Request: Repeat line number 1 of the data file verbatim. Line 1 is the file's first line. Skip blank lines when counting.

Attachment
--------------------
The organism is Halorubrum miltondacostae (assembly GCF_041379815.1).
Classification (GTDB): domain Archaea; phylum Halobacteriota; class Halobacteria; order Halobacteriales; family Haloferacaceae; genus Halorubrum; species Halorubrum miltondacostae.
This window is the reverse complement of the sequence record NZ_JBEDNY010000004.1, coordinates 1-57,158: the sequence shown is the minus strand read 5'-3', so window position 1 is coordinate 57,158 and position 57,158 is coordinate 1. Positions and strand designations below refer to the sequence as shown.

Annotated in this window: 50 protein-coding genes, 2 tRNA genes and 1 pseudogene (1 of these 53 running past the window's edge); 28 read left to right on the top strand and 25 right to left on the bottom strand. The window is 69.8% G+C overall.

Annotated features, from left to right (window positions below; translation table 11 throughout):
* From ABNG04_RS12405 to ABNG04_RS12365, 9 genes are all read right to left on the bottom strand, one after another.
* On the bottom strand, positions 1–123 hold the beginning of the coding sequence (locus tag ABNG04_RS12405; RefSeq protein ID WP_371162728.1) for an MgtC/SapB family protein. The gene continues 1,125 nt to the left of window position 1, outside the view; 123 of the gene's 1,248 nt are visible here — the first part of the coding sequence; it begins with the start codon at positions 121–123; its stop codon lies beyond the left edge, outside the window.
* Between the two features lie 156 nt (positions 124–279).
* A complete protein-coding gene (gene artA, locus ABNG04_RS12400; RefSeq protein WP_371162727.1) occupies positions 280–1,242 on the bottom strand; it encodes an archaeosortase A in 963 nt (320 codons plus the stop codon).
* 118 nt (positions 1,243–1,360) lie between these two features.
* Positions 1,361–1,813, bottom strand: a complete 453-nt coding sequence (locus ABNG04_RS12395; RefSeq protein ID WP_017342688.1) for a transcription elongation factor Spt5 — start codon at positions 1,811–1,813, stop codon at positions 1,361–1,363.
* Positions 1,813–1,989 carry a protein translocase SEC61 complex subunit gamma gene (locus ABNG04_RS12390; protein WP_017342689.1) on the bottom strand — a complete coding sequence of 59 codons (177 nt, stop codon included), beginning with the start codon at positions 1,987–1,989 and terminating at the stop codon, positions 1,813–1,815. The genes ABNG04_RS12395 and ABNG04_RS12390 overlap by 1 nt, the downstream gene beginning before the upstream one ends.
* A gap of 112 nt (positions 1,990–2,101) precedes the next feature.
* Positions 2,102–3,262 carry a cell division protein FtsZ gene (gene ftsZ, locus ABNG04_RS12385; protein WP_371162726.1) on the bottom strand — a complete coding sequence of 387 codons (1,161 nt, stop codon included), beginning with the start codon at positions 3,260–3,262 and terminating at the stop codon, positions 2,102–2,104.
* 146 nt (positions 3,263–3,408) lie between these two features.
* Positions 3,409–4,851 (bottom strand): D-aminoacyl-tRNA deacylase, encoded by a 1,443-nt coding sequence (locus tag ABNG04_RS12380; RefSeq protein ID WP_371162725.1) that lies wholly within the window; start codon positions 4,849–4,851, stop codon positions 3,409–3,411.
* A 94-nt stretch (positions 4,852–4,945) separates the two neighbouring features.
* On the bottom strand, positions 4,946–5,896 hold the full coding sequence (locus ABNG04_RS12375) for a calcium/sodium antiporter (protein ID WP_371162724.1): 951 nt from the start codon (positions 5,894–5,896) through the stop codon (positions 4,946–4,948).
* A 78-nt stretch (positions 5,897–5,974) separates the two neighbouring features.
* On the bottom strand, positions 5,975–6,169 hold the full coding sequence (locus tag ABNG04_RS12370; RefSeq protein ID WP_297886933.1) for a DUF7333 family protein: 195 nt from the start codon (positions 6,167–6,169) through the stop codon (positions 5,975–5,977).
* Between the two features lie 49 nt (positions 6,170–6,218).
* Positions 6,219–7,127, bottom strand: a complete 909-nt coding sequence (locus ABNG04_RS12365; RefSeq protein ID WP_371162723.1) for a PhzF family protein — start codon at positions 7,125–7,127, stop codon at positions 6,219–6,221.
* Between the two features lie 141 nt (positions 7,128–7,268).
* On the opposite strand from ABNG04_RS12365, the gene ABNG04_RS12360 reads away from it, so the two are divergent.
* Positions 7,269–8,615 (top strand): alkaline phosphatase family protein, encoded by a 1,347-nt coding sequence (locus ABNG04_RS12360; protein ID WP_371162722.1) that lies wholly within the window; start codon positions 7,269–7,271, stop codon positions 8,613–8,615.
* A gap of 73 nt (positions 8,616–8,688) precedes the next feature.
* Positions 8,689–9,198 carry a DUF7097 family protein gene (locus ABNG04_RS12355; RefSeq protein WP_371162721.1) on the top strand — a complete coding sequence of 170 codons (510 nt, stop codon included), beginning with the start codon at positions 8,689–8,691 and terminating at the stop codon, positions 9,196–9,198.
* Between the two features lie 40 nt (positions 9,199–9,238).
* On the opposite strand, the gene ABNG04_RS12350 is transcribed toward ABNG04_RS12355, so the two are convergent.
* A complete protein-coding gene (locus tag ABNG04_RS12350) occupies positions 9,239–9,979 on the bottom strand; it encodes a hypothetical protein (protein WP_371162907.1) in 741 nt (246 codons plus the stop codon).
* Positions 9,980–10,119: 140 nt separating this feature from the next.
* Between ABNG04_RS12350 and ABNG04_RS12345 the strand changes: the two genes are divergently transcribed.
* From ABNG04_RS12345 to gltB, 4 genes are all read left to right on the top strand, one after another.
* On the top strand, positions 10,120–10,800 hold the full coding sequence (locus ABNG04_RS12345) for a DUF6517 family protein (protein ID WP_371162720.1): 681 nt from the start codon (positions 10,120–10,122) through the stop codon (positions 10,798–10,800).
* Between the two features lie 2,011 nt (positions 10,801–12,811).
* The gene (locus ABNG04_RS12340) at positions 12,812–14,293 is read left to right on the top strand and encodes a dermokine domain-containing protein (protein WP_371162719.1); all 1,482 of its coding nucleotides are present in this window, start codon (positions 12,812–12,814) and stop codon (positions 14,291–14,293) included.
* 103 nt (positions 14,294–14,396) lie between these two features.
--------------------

The organism is Halorubrum miltondacostae (assembly GCF_041379815.1).